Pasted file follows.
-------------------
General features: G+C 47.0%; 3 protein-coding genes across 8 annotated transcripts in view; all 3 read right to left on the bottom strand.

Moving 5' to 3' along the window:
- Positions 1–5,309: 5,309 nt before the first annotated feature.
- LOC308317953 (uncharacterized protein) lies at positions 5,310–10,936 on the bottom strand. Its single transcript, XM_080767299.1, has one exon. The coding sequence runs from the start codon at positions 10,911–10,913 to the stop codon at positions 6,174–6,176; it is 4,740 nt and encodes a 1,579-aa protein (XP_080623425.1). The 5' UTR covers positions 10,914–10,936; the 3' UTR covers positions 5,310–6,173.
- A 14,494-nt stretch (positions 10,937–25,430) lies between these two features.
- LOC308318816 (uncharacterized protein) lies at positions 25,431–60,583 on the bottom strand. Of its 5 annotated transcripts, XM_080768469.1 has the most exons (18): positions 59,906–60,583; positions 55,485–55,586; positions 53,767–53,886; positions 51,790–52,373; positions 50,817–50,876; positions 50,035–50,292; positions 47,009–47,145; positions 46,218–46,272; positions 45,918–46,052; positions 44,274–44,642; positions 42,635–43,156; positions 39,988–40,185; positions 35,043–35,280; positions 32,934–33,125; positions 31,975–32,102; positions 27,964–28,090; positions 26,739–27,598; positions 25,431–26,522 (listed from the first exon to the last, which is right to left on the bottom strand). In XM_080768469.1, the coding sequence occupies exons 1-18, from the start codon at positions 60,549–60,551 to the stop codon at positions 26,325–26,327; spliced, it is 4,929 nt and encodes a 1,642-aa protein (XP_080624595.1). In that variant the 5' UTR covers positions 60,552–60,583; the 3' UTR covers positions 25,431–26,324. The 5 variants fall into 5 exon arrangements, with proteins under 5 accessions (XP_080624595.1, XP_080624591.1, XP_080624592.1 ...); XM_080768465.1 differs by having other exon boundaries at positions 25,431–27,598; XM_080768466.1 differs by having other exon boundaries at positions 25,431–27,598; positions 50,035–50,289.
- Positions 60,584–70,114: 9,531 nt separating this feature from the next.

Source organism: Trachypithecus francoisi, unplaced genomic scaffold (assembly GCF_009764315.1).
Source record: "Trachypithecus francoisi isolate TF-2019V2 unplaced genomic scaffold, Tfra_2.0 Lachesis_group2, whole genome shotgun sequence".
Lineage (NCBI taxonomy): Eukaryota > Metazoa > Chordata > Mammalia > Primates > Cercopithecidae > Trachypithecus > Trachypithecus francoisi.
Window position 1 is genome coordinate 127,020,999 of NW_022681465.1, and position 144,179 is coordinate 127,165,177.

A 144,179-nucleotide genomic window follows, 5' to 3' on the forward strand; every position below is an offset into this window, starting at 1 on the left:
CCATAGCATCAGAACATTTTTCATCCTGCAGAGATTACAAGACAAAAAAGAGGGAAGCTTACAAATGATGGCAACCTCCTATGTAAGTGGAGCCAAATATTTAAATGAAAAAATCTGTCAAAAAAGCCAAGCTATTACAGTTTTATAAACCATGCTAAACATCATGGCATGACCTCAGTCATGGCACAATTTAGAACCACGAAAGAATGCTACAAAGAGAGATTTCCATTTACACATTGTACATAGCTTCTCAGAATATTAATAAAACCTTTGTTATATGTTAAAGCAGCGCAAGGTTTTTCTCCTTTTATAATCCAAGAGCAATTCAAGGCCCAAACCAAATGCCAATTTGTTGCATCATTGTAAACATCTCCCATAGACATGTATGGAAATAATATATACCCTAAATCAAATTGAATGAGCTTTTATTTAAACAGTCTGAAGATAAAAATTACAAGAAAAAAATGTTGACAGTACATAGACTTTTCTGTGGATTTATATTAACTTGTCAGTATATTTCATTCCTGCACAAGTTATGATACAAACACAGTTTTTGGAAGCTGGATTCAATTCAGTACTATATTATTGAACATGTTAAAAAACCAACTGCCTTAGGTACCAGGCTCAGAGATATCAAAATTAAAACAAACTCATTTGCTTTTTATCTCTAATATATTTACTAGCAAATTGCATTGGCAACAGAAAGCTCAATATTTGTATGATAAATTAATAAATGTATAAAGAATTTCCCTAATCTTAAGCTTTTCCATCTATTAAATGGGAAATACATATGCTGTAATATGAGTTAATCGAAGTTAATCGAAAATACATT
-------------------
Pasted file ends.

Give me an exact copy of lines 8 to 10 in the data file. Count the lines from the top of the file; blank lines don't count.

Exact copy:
Source organism: Trachypithecus francoisi, unplaced genomic scaffold (assembly GCF_009764315.1).
Source record: "Trachypithecus francoisi isolate TF-2019V2 unplaced genomic scaffold, Tfra_2.0 Lachesis_group2, whole genome shotgun sequence".
Lineage (NCBI taxonomy): Eukaryota > Metazoa > Chordata > Mammalia > Primates > Cercopithecidae > Trachypithecus > Trachypithecus francoisi.